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An Analysis of the NaV1 VGSC Family to Develop a Treatment for Nociceptive Pain

Booth Id:

Translational Medical Science


Finalist Names:
Gunawan, Audrey (School: West Bloomfield High School)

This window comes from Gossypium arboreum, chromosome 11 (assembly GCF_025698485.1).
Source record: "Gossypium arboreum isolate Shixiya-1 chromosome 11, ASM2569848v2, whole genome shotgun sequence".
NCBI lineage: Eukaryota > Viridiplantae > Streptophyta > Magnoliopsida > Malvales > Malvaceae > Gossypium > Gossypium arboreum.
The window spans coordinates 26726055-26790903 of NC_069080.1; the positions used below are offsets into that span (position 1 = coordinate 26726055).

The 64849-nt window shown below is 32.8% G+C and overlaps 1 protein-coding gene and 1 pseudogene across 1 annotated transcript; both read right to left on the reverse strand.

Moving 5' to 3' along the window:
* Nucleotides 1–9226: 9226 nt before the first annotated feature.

The opioid crisis is a deeply rooted issue in our society today that must be addressed. 75% of people who began abusing opioids in the 2000s started with prescription drugs. To address this, I worked to reject the null hypothesis that there exists no relationship between gene expression and nociception and enable me to develop an epigenetic pain treatment. I hope to help fight the opioid crisis by reducing the number of patients who become addicted to prescription opioids. Existing data show that the NaV1 VGSC family plays a crucial role in affecting nociception and loss of function in NaV1 can lead to pain insensitivity. I analyzed NCBI dataset GSE61373 through GEO2R, STRING-dB, GeneCards, Linux, and R to analyze samples from wild type mice and mice with NaV1 channels knocked out. Genes such as KCND1 and BANK1 were overexpressed in wild type mice, making them a target for regulation. I was able to reject my null hypothesis by establishing a relationship between gene expression and sensitivity to pain. This study showed that epigenetic pain therapy can be used to decrease sensitivity to pain. As an epigenetic therapy, transcription factors can decrease expression of the KCND1 and BANK1 genes to reduce nociception in the human body. Compared to current pain treatment options, primarily painkillers, epigenetic therapy is much less invasive, and reduces pain at its root. This solution offers much promise in the realm of novel pain treatments. Further research would be clinical trials of this therapy.